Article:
Tarun and I spent a week in Orange County (OC) in Southern California. This was my first extended visit to the area and I had every reaction from wow, ugh, to WTH.
The Weather. Cool in the am and night and mid 70s in the day. Bright and sunny. Every. Single. Day.
The East-coaster in me, used to buffeting high and low temps, was simply baffled. The closer we were to the ocean, more temperate and consistent the weather. In Laguna Beach, dogs and humans relished the panoramic views, the soothing sounds of the ocean, and the chill of the evening.
The Freeways. I want to transplant the freeways to the east. 6 lanes in each direction. Imagine that as a replacement for the atherosclerotic I-495 near us. Even the other arteries have 3-4 lanes. When I returned to our congested and scrawny two-lane access road, I wanted to cry.
The Hills. OC views whisk you off to the Mediterranean. The stucco homes with orange tile roofs, dotting the hills and valleys reminded me of small towns in the south of Europe. While some homes sit precariously on stilts on the edge of the hills, most others are safely nestled on steps.
Polite Drivers. It took three days to run into the first impatient driver. One lady pulled up in her car to return my hotel key which had popped out of my back pocket while Tarun and I were walking. This was no small task. She stopped her car, stepped out to pick up the card, then continued to drive until she caught up with me to deliver the card. No kidding!
The Flowers. Bougainvilleas as far as the eye could see!
Fire. The hydrants around us were not the garden variety ones I am used to seeing - puny red things that barely stick out of the ground. These were the Mother of all fire hydrants. Like giant sculptures they rose out of the sidewalks. Naturally, I wondered how the fires start and here's what our friend told us. A falcon flew out of its enclosure, landed on a power line, and fried. Engulfed in flames, it fell on to the dry hillside causing a fast-moving fire that nearly destroyed his home. It took seven fire trucks to battle the blaze and his neighbor's house was destroyed. Fire happens without notice and spreads wildly before you can react.
Creepy Crawlies. Of every shape and size. On our walks I would hear rustling in the bushes and my brain would freeze with fright. Whether it was a tiny lizard or a bigger crawly, to me they were all dinosaurs. I was sure that they would sting, bite, and eat us without warning.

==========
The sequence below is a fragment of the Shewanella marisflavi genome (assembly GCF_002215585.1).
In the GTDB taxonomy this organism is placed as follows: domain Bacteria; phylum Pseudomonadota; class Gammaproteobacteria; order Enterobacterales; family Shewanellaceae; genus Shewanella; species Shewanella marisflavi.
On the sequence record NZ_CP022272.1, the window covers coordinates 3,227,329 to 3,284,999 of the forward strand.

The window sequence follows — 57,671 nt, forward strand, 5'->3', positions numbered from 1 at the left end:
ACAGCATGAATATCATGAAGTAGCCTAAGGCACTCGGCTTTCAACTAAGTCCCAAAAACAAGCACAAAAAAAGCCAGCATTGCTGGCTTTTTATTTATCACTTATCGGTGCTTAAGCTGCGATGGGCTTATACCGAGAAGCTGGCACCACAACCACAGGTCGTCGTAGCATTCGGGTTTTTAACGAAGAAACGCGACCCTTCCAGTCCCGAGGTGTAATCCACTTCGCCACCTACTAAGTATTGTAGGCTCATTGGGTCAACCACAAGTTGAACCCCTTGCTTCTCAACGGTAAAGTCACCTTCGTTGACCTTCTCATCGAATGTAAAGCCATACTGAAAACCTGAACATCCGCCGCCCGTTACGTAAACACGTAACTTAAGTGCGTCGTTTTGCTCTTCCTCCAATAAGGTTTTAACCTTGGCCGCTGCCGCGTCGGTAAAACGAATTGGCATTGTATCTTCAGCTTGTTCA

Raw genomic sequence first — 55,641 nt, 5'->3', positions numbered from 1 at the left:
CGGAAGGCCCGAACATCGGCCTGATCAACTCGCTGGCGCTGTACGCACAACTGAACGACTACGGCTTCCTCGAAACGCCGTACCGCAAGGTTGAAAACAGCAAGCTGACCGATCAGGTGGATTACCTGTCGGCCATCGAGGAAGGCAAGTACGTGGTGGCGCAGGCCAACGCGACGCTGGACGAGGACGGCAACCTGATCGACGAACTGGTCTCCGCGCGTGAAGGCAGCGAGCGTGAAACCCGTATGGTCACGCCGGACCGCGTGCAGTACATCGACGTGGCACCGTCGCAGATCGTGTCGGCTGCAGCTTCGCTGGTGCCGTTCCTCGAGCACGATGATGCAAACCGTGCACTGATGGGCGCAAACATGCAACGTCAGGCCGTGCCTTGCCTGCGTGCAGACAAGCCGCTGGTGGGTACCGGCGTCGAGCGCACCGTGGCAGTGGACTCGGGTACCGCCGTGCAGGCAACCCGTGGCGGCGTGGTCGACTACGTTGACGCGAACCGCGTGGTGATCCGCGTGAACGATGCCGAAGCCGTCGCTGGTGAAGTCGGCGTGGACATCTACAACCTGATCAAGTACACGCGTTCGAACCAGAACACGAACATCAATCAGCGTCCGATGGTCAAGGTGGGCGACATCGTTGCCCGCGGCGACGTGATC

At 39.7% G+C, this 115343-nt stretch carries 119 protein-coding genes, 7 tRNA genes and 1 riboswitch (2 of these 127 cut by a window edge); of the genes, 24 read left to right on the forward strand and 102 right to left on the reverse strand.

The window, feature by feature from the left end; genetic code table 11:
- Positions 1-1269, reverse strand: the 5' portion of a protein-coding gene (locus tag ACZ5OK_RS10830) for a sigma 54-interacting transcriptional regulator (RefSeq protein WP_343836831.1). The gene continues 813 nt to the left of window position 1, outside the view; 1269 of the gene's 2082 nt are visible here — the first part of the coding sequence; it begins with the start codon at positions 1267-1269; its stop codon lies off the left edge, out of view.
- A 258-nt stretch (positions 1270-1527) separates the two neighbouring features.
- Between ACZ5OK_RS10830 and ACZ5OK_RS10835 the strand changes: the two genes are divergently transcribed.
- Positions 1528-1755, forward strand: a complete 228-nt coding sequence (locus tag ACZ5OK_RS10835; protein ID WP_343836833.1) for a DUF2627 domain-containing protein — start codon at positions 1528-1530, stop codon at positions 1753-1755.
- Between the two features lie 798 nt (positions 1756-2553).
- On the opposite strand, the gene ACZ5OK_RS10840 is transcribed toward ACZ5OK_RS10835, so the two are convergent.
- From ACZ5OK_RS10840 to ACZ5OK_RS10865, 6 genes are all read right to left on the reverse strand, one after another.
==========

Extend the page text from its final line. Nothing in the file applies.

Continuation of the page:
The Gridlock. Legendary and everywhere. Even though the traffic moves, you have to be at full attention for loooonnng stretches. It can get exhausting for the driver. For the passengers, no problemo to stew in the sun.
Motorcycles. The land of activists and eco-friendliness has allowed motorcycles to weave in-between cars on highways. Go figure! While you are driving steadily, making sure cars in nearby lanes don't veer into yours, you'll hear a growing roar, and then a motorcycle will zip by you at light speed. They barely miss cars, they rely on every driver being cognizant of their presence, and they are ubiquitous. A few trips ago, one of these miscreants took out the side view mirror on our rented car. Whomp and then the mirror landed in the middle of the freeway. We were not pleased.
Brown Hills. I have nothing good to say about the brown hills. I call them “Mangy Hills” because they reminded me of dogs afflicted with mange. Ugly brown brush. On the other coast, I am used to lush greenery and this was the most painful sight to behold. The green we saw in OC was from HOA money that goes into watering the trees and bushes. That's a lot of money and a lot of water! Left on its own, I think OC would be a giant stretch of brown.
We didn't feel any earthquakes so that didn't make my "ugly" list. Barring a massive fire, we will be back again. If not for anything else, most definitely for the weather.